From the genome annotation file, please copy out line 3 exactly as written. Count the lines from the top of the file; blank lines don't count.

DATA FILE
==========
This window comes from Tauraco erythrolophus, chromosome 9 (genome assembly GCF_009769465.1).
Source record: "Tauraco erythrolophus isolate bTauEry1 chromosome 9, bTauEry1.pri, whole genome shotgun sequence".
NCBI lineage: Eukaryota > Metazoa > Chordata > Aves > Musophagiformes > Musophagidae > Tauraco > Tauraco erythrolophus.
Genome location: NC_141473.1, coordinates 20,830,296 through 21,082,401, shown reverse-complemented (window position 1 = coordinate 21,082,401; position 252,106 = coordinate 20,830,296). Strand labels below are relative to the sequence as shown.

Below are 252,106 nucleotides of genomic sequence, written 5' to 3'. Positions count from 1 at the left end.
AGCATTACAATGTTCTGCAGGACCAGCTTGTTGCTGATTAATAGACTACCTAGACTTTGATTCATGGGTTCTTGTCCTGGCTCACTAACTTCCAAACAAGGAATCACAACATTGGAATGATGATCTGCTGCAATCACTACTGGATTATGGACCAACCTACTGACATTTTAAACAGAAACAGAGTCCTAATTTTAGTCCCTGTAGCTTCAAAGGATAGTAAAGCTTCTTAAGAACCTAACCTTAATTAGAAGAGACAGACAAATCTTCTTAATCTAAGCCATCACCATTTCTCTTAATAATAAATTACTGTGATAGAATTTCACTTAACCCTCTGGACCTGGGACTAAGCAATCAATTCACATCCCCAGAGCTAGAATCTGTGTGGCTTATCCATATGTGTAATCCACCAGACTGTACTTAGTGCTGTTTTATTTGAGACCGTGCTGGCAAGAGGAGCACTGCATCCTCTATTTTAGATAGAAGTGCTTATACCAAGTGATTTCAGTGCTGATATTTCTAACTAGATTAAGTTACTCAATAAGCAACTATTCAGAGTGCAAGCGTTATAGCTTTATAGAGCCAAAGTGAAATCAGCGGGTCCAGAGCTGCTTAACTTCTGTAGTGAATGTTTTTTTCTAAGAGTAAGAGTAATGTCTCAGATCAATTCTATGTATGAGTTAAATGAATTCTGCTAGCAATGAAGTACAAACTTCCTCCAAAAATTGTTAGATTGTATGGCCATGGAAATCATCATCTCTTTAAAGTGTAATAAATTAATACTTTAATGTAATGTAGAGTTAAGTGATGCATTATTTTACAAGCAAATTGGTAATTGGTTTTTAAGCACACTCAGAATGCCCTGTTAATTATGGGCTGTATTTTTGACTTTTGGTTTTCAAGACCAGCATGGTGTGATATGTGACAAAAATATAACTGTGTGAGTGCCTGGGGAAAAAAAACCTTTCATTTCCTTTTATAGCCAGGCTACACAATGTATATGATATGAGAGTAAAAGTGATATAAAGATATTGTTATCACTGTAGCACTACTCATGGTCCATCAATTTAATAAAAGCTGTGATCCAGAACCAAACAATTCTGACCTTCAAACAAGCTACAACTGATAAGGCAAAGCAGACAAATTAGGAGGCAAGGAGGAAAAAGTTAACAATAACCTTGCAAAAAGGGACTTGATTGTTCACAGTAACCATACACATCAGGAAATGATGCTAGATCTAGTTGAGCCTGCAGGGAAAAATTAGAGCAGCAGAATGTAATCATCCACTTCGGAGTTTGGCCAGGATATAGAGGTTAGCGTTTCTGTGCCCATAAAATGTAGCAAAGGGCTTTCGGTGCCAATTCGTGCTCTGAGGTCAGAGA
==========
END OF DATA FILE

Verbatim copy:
NCBI lineage: Eukaryota > Metazoa > Chordata > Aves > Musophagiformes > Musophagidae > Tauraco > Tauraco erythrolophus.